Qatar, the world’s top liquefied natural gas (LNG) supplier, should challenge Russia’s gas dominance in Europe, a U.S. administration official said on Monday, according to Reuters.
According to Deputy U.S. Energy Secretary Dan Brouillette, Washington has been talking with Doha about supplying Europe with LNG as it wants Germany and other countries to import Qatari and U.S. gas rather than from Russia, which now accounts for 60% of German gas imports.
On Monday, the United States once again warned German companies about possible sanctions over the Nord Stream 2 pipeline under construction which will double Russia’s export capacity to Germany, Europe’s biggest energy consumer, via the Baltic Sea.
Speaking in Doha, Brouillette said he had discussed the issue with Qatar’s Minister of State for Energy Affairs Saad al-Kaabi, who is also CEO of Qatar Petroleum (QP).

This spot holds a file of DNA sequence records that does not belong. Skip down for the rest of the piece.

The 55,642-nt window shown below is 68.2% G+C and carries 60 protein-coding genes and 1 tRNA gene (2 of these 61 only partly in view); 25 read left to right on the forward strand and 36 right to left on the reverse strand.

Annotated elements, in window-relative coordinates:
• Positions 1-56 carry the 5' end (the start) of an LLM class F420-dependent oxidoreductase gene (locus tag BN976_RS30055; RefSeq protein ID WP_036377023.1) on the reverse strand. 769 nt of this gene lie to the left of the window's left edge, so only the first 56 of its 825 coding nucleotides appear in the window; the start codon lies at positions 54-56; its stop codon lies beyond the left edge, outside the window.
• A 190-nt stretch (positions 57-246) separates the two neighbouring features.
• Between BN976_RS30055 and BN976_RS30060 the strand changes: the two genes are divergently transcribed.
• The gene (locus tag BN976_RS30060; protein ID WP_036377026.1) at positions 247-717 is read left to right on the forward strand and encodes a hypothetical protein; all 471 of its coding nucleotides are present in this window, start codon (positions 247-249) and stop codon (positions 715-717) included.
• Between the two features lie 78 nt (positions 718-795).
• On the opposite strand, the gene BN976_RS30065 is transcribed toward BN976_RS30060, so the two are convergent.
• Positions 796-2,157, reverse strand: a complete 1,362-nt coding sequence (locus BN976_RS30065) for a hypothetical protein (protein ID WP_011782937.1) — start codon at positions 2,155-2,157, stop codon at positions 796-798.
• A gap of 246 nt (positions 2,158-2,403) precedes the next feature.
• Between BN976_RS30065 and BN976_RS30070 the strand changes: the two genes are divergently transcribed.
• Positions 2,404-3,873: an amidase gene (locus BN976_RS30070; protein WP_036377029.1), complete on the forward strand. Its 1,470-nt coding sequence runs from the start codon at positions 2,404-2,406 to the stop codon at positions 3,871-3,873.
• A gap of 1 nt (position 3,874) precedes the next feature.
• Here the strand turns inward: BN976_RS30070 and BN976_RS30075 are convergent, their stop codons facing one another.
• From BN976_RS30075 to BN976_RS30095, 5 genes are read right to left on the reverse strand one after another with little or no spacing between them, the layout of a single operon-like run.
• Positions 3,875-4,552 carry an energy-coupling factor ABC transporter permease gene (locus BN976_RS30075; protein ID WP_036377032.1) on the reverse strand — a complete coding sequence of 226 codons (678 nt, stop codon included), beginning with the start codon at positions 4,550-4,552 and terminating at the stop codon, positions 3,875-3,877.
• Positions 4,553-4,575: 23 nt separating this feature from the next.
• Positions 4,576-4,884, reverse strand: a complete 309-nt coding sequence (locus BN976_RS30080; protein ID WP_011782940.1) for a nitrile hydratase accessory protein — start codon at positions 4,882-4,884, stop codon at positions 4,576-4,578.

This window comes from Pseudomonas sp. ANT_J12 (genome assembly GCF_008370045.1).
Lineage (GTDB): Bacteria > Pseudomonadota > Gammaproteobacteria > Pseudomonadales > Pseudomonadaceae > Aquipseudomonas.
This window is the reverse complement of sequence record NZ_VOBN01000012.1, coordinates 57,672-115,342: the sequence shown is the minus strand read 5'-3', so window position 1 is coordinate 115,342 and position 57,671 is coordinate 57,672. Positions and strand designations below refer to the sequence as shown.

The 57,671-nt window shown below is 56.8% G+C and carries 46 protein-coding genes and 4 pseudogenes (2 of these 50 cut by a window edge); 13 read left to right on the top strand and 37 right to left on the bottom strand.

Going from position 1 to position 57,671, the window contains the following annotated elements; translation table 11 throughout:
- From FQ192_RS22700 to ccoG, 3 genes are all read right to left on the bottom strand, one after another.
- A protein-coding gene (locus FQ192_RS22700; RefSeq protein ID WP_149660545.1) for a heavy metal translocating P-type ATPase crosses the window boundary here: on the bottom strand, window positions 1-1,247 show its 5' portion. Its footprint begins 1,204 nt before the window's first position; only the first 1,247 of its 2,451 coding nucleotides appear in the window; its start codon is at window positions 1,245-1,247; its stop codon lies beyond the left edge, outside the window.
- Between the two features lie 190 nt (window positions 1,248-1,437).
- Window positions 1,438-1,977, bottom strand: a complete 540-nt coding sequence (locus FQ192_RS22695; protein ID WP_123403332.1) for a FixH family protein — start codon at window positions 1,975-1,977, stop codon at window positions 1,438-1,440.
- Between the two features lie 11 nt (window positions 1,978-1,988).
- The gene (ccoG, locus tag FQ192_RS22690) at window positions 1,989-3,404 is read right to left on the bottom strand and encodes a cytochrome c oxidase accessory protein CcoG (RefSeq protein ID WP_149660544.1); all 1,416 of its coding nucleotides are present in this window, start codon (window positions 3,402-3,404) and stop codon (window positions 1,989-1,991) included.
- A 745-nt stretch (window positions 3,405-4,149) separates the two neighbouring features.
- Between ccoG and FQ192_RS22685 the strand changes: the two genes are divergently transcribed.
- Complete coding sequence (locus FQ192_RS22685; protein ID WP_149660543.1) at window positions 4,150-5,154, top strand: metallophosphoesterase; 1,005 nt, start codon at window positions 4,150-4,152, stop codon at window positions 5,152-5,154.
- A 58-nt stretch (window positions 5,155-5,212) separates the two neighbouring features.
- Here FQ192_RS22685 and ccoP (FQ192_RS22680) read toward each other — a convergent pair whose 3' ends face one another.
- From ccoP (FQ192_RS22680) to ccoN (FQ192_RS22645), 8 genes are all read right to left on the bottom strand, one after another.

“We are talking to Minister Kaabi here about other markets, specifically Europe, to the extent that we can talk to the Qataris about supplying European markets with natural gas,” he said in an interview. “They are very much interested in that and so are we — it’s very connected to deliberations with others we have around Nord Stream 2.”
He said Nord Stream 2 gas pipeline would increase the dependency of Germany and Europe on Russian gas, but that Germany had recently decided to help fund LNG import facilities that could offset that dependence.
Kaabi told Reuters in December that QP is looking to invest at least $20 billion in the U.S. over the coming few years and he expected to make a final decision on its investment in the Golden Pass LNG terminal in Texas soon.
QP is majority owner of the Texas terminal, with Exxon Mobil and ConocoPhillips holding smaller stakes.
“The Qatari investments in the Golden Pass, and in the U.S. export facilities are very important to allow us to get that natural gas to Europe,” Brouillette said.